ERIC Identifier: ED463953 Publication Date: 2000-12-00
Author: Grouws, Douglas A. - Cebulla, Kristin J. Source:
ERIC Clearinghouse for Science Mathematics and Environmental Education
Improving Student Achievement in Mathematics, Part 2: Recommendations for the Classroom. ERIC Digest.
The number of research studies conducted in mathematics education over the
past three decades has increased dramatically (Kilpatrick, 1992). The results
from these studies, together with relevant findings from research in other
domains, such as cognitive psychology, are used to identify the successful
teaching strategies and practices.
Teaching and learning mathematics are complex tasks. The effect on student
learning of changing a single teaching practice may be difficult to discern
because of the simultaneous effects of both the other teaching activities that
surround it and the context in which the teaching takes place. Research findings
indicate that certain teaching strategies and methods are worth careful
consideration as teachers strive to improve their mathematics teaching
practices. To readers who examine the suggestions that follow, it will become
clear that many of the practices are interrelated. There is also considerable
variety in the practices that have been found to be effective, and so most
teachers should be able to identify ideas they would like to try in their
classrooms. The practices are not mutually exclusive; indeed, they tend to be
complementary. The logical consistency and variety in the suggestions from
research make them both interesting and practical.
For a summary of the research findings on which these recommendations are
based, please see the companion to this Digest, "Improving Student Achievement
in Mathematics, Part 1: Research Findings" (EDO-SE-00-09)
1. The extent of the students' opportunity to learn
mathematics content bears directly and decisively on student mathematics
It seems prudent to allocate sufficient time for mathematics instruction at
every grade level. Short class periods in mathematics, instituted for whatever
practical or philosophical reason, should be seriously questioned. Of special
concern are the 30-35 minute class periods for mathematics being implemented in
some middle schools.
Textbooks that devote major attention to review and that address little new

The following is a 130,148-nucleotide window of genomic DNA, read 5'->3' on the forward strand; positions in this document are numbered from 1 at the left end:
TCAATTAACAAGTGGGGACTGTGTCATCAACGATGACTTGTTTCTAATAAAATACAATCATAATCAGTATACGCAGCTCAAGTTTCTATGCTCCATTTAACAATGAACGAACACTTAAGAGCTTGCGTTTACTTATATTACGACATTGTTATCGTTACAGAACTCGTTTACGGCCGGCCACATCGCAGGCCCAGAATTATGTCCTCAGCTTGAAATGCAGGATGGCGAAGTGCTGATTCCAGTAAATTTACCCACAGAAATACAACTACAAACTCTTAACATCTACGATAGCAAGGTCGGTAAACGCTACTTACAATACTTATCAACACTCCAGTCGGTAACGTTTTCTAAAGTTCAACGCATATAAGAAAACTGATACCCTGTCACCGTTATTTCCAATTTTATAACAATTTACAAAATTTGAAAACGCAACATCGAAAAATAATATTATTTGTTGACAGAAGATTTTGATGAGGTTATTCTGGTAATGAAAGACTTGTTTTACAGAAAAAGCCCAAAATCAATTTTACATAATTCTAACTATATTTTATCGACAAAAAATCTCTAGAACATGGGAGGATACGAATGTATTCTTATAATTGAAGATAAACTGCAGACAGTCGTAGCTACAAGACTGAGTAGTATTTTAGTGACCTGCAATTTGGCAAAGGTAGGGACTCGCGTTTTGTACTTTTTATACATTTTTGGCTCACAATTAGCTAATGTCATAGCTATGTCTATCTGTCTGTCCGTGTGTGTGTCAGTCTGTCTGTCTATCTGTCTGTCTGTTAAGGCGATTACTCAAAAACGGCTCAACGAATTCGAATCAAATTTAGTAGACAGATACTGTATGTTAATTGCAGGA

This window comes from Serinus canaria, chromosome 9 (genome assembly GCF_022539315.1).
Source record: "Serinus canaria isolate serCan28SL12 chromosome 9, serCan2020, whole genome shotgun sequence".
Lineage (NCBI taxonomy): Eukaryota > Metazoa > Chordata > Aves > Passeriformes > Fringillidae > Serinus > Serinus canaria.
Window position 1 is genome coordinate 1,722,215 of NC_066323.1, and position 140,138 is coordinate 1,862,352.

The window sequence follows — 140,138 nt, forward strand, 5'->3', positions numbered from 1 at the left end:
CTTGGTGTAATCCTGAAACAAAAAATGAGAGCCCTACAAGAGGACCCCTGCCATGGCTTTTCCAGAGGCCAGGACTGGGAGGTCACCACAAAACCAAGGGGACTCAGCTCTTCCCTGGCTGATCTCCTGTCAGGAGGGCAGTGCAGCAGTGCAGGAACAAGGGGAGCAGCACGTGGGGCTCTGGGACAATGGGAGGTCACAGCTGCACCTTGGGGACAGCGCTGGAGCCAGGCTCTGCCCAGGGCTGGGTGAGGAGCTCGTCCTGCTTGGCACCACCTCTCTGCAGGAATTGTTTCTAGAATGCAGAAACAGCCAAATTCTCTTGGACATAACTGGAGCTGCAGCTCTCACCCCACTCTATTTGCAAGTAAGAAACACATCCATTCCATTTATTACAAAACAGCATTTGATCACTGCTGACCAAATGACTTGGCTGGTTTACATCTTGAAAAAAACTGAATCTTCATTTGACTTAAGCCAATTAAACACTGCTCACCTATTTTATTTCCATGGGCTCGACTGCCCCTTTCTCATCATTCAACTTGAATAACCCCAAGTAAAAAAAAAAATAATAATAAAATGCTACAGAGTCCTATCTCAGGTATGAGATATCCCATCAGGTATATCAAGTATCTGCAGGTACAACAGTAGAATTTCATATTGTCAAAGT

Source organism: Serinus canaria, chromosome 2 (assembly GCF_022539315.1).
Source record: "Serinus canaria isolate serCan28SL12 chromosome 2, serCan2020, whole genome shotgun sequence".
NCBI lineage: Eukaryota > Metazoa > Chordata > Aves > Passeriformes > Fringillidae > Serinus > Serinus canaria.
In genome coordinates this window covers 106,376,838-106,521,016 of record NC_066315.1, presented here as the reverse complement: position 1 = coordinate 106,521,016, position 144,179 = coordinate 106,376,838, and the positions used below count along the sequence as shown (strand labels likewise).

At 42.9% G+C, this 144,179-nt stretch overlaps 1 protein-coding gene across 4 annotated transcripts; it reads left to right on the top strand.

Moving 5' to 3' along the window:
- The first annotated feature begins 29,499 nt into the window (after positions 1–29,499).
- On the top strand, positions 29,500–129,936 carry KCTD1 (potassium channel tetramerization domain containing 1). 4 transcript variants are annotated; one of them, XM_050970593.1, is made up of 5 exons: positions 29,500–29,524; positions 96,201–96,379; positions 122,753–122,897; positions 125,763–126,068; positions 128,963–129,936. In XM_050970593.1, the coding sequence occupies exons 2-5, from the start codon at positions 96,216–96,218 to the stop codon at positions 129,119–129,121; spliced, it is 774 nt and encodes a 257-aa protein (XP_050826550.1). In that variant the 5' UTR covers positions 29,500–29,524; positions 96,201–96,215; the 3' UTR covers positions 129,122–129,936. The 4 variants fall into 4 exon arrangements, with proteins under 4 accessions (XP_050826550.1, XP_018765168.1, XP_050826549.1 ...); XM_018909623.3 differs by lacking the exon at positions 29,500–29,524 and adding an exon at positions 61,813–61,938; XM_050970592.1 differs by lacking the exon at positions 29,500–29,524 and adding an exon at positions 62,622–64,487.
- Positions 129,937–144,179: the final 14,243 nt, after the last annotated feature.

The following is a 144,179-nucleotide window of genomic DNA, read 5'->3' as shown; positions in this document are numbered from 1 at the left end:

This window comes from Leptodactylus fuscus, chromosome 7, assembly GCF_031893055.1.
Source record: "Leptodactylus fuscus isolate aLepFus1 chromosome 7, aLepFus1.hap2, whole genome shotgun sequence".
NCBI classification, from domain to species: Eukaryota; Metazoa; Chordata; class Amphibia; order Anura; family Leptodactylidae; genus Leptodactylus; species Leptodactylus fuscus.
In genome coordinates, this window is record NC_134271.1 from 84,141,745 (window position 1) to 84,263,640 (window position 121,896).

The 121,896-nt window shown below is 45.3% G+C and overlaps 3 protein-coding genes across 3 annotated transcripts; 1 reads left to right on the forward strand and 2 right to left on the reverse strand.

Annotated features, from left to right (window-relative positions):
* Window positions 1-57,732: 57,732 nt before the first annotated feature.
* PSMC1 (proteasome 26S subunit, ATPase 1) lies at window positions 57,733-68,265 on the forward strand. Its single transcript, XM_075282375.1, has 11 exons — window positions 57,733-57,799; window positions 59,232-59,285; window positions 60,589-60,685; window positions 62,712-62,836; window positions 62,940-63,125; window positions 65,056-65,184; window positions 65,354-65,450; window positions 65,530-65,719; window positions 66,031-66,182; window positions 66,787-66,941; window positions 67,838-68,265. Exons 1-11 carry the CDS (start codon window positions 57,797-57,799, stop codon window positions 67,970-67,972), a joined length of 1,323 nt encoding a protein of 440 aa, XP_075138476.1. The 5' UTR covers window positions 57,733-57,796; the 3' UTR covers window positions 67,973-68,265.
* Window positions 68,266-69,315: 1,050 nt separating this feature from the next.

content each year should be avoided, or their use should be heavily
supplemented. Teachers should use textbooks as just one instructional tool among
many, rather than feel duty-bound to go through the textbook on a one-
It is important to note that opportunity to learn is related to equity
issues. Some educational practices differentially affect particular groups of
students' opportunity to learn. For example, a recent American Association of
University of Women study (1998) showed that boys' and girls' use of technology
is markedly different. Girls take fewer computer science and computer design
courses than do boys. Furthermore, boys often use computers to program and solve
problems, whereas girls tend to use the computer primarily as a word processor.
As technology is used in the mathematics classroom, teachers must assign tasks
and responsibilities to students in such a way that both boys and girls have
active learning experiences with the technological tools employed.
Focusing instruction on the meaningful development of important mathematical
ideas increases the level of student learning.
Emphasize the mathematical meanings of ideas, including how the idea, concept or
skill is connected in multiple ways to other mathematical ideas in a logically
consistent and sensible manner.
Create a classroom learning context in which students can construct meaning.
Make explicit the connections between mathematics and other subjects.
Attend to student meanings and student understandings.
Students can learn both concepts and skills by solving problems.
There is evidence that students can learn new skills and concepts while they
are working out solutions to problems. Development of more sophisticated
mathematical skills can also be approached by treating their development as a
problem for students to solve. Research suggests that it is not necessary for
teachers to focus first on skill development and then move on to problem
solving. Both can be done together. Skills can be developed on an as-needed
basis, or their development can be supplemented through the use of technology.
In fact, there is evidence that if students are initially drilled too much on
isolated skills, they have a harder time making sense of them later.
Giving students both an opportunity to discover and invent new knowledge and an
opportunity to practice what they have learned improves student achievement.
Balance is needed between the time students spend practicing routine
procedures and the time they devote to inventing and discovering new ideas.
Teachers need not choose between these; indeed, they must not make a choice if
students are to develop the mathematical power they need.
To increase opportunities for invention, teachers should frequently use
non-routine problems, periodically introduce a lesson involving a new skill by
posing it as a problem to be solved, and regularly allow students to build new